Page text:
This led me to begin researching a career in publishing. After reading a couple of books on the industry* and carrying out some internet research, I realised that this might just be a career route I’d enjoy. I quickly became determined to realise my new goal and find an editorial position in publishing. As the majority of entry-level publishing jobs in the UK require a degree, I chose to leave my job and study English literature at university. I completed numerous internships in academic publishing whilst studying for my degree and on graduation I secured my first entry-level job as an editorial assistant at Palgrave. So being brave and taking a risk really paid off for me. I’m now pursuing a career I actually enjoy. And that’s a great feeling.

To answer your last question, yes, I was worried about making the jump into a completely different industry. I thought having ‘accounts assistant’ on my CV would make it difficult when I was applying for publishing jobs after university, but I found that the internships I’d completed really worked in my favour. It just shows that career changes are not impossible!

*By far the most useful book I’ve come across is How to Get a Job in Publishing by Alison Baverstock, Susannah Bowen and Steve Carey.

How does your previous professional experience inform your current job at Palgrave?

I think any experience in an office environment quickly prepares you for the real world of work. My two years in an accountancy practice taught me how to speak to clients, how to build good working relationships with colleagues, and how to organise my time and prioritise my workload. Every one of those lessons is relevant for me now in publishing. I’m confident enough to ask questions when unsure, to speak to my manager when the workload is getting on top of me, and to develop my own working practices which make me more organised and productive. If anything, I’m extremely grateful for those two years because they helped prepare me for my job at Palgrave – they were definitely not a waste!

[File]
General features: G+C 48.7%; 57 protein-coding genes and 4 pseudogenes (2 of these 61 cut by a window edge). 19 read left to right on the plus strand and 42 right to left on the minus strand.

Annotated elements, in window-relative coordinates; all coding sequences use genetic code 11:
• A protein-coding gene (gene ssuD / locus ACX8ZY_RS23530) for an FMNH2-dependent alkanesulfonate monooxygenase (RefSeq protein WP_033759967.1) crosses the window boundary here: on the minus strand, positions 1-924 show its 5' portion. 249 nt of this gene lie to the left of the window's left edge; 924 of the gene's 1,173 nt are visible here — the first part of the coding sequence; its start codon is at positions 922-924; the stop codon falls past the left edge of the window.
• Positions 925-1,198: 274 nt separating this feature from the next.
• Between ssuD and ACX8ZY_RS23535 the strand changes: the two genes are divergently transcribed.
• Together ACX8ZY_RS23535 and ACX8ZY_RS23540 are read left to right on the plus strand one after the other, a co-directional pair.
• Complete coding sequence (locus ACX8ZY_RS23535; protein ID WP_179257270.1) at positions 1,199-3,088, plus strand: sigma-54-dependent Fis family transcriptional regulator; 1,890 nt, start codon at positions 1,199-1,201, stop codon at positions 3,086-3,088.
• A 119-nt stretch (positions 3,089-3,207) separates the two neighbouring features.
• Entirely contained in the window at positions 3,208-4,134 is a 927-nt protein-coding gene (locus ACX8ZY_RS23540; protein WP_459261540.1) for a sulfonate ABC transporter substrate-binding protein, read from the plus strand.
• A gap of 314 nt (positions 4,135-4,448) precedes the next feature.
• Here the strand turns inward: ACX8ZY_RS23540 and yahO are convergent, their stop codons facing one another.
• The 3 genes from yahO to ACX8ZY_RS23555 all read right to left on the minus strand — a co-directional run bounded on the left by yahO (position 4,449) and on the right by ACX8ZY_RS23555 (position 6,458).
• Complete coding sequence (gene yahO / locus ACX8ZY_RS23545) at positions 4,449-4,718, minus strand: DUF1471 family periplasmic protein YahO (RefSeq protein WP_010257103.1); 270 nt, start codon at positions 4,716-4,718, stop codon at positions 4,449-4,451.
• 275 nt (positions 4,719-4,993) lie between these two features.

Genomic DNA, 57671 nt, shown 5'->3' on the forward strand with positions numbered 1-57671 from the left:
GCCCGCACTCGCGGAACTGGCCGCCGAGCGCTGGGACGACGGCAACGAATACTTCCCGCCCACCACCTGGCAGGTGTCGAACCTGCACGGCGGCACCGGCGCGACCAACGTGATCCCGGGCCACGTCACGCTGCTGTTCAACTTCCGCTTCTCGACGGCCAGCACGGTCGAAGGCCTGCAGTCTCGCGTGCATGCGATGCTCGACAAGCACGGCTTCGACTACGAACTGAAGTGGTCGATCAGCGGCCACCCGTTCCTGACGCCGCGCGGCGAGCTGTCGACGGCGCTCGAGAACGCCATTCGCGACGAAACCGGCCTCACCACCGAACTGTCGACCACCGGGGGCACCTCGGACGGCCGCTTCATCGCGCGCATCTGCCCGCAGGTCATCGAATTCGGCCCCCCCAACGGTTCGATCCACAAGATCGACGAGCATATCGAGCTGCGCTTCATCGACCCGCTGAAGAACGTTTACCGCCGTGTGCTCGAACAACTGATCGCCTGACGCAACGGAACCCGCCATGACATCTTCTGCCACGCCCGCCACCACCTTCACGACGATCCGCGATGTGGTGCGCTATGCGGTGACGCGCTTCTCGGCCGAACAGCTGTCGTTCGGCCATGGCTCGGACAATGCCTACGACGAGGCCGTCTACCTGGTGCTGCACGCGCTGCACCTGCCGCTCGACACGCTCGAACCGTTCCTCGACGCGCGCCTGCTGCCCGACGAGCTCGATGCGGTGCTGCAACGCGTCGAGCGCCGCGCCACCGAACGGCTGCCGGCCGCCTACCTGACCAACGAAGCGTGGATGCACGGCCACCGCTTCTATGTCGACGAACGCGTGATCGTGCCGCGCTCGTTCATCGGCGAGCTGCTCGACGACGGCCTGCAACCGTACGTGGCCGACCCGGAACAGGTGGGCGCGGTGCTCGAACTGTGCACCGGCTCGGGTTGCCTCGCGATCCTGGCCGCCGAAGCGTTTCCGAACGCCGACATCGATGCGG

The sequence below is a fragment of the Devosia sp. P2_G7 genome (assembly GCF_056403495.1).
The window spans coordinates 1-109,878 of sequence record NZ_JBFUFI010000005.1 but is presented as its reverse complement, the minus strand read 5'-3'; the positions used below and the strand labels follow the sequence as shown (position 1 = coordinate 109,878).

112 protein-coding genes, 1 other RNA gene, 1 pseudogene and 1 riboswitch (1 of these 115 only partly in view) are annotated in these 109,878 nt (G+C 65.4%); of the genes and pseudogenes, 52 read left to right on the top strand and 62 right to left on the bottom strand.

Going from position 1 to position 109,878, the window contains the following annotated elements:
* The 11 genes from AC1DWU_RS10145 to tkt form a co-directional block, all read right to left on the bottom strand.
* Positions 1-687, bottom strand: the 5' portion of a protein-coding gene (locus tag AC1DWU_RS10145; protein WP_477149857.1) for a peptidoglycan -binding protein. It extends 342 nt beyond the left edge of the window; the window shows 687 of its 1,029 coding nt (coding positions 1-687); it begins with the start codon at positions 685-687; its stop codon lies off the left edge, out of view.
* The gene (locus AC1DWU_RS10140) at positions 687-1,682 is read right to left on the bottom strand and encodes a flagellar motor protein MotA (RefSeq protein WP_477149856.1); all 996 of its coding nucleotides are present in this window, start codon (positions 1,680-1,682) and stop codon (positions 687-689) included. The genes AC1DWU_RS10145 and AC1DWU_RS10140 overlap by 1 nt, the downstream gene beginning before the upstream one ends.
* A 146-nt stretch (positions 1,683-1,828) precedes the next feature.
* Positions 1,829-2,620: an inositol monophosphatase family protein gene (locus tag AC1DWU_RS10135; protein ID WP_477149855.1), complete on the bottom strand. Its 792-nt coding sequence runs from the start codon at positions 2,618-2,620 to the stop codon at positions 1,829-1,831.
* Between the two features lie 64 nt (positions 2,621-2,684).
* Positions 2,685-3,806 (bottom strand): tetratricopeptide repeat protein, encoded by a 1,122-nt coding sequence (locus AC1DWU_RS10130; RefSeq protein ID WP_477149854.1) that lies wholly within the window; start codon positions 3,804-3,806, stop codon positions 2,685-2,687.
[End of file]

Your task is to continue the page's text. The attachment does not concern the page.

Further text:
What’s it like to find a publishing job in the UK? I feel like the general stereotype in the US, particularly New York, is that you intern like crazy during/after college and then just apply for every single entry level job you can and then pray for a miracle. Is it similar there?

It’s a very similar story here in the UK unfortunately. There’s a lot of emphasis on work experience and internships, the majority of which are unpaid. As I’m sure is the case with other industries, it’s difficult to find a job in publishing without some kind of previous experience.

I completed a few internships at small academic publishing houses whilst studying for my degree. Although they were unpaid, I personally found the experience invaluable; the internships made me more passionate about the industry, gave me some important contacts, and provided me with lots of great experience to list on my CV. I think it’s important to use internships to your advantage: don’t be afraid to ask lots of questions, be willing to help with anything that comes up and, more importantly, stay in touch with the publishing professionals you meet along the way – networking brings opportunities!